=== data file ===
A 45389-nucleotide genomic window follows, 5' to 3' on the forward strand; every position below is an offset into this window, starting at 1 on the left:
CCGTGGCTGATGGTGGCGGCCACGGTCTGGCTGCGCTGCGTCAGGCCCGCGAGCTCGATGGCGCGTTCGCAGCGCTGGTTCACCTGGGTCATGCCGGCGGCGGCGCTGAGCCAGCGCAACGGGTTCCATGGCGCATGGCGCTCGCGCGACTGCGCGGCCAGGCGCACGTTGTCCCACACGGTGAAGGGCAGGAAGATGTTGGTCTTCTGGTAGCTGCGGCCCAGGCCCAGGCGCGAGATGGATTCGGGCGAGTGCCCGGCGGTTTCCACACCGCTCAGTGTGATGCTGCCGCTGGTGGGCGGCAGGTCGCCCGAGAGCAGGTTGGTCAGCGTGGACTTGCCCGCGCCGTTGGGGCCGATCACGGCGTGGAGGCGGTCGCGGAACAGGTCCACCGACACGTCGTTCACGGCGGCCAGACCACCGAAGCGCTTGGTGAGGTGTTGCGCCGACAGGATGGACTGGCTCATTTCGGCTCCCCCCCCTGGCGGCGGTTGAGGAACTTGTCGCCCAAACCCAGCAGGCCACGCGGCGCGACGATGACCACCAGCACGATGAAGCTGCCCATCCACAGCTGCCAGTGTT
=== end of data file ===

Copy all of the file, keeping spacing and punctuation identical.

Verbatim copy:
A 45389-nucleotide genomic window follows, 5' to 3' on the forward strand; every position below is an offset into this window, starting at 1 on the left:
CCGTGGCTGATGGTGGCGGCCACGGTCTGGCTGCGCTGCGTCAGGCCCGCGAGCTCGATGGCGCGTTCGCAGCGCTGGTTCACCTGGGTCATGCCGGCGGCGGCGCTGAGCCAGCGCAACGGGTTCCATGGCGCATGGCGCTCGCGCGACTGCGCGGCCAGGCGCACGTTGTCCCACACGGTGAAGGGCAGGAAGATGTTGGTCTTCTGGTAGCTGCGGCCCAGGCCCAGGCGCGAGATGGATTCGGGCGAGTGCCCGGCGGTTTCCACACCGCTCAGTGTGATGCTGCCGCTGGTGGGCGGCAGGTCGCCCGAGAGCAGGTTGGTCAGCGTGGACTTGCCCGCGCCGTTGGGGCCGATCACGGCGTGGAGGCGGTCGCGGAACAGGTCCACCGACACGTCGTTCACGGCGGCCAGACCACCGAAGCGCTTGGTGAGGTGTTGCGCCGACAGGATGGACTGGCTCATTTCGGCTCCCCCCCCTGGCGGCGGTTGAGGAACTTGTCGCCCAAACCCAGCAGGCCACGCGGCGCGACGATGACCACCAGCACGATGAAGCTGCCCATCCACAGCTGCCAGTGTT